By Amy Redfeather

“Scarlet,” as we call her, was brought to Native Animal Rescue one sunny day in March. Scarlet is a Long-Tailed Weasel (Mustela Frenata), a native species, rarely seen. When she arrived at NAR we noticed she was a little too friendly and was missing her left eye. She was eager to socialize with humans and hopped around energetically in our special enclosure at NAR. We suspect Scarlet had been kept as a pet from the time she was very young, and this, coupled with her eye injury, made her incapable of surviving in the wild.

Knowing that we couldn’t release her, we decided to see if Scarlet could adapt to life at NAR, which she quickly did. We started her on a weasel-appropriate diet and took her to local veterinarian Dr. Stern for her shots and exam. Scarlet soon settled into a routine that includes doing some very light reward-based training and lots of sleeping! A few weeks later, we returned Scarlet to Dr. Stern’s to be neutered. When shaving Scarlet’s belly to spay her, Dr. Stern made a surprising discovery.  “She’s a he.”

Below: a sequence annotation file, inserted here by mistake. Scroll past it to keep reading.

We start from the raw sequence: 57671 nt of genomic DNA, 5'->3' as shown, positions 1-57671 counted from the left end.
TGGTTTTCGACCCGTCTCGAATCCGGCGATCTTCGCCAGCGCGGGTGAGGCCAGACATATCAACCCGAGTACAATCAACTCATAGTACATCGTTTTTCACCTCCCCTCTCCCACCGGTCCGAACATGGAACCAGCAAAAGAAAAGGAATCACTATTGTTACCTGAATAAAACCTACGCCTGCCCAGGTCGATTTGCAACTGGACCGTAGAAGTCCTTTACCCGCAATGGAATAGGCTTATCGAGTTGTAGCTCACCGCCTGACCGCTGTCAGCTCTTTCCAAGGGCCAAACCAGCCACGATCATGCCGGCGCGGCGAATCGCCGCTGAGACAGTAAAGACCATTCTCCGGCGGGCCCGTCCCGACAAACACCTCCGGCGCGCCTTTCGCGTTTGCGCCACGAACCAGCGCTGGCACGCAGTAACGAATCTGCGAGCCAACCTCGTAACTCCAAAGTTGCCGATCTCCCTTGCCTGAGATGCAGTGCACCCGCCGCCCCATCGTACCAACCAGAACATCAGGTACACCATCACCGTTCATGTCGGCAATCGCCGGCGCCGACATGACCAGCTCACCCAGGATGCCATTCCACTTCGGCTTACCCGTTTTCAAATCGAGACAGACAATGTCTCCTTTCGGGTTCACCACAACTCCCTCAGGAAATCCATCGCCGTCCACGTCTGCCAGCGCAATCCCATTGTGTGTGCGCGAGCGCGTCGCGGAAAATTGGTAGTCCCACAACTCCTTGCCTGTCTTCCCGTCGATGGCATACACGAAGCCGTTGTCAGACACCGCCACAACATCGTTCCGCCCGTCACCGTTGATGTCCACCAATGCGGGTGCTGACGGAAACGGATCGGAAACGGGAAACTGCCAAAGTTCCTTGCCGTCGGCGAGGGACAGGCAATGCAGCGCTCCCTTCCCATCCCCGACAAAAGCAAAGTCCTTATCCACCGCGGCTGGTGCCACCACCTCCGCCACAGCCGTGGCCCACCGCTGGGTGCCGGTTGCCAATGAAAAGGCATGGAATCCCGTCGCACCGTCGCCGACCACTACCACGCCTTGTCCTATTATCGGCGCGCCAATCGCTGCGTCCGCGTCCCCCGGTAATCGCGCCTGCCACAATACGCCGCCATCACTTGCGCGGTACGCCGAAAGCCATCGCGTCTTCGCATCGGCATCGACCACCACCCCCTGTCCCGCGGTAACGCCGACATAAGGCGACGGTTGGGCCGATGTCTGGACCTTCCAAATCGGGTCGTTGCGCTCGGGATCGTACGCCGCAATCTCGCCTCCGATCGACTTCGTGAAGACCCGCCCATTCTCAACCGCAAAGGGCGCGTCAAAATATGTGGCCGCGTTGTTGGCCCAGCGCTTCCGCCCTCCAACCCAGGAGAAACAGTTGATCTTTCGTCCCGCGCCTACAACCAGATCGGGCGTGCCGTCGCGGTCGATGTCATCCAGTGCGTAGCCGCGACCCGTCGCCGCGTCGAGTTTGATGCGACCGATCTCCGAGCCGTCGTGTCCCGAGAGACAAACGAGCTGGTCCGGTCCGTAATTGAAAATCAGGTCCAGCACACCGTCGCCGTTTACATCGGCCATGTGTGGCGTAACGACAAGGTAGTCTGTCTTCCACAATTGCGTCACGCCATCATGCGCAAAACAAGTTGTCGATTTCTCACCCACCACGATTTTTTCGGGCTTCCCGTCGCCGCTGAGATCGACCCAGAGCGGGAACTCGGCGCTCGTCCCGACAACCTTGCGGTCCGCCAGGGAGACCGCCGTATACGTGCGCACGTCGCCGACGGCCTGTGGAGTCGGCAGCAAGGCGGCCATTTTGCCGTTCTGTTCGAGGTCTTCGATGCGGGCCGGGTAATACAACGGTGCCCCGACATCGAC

We think Scarlet will make a great educational ambassador and have submitted an application to the California Department of Fish and Wildlife for a Native Species Exhibiting Permit. Not many people know that long-tailed weasels exist, let alone are a native species here in Santa Cruz. They are super cool little critters who can take down prey, such as gophers and many other rodents, up to eight times their size. They are sly and cunning, so we do not normally see them, but when we do, it’s a treat for any naturalist. Unfortunately, they often fall prey to diseases such as distemper and can be sickened and even killed by rodenticides.

Scarlet can help others learn about long-tailed weasels, and we can help others learn how to conserve and protect what they cannot necessarily see.

For more information about the long-tailed weasel, visit: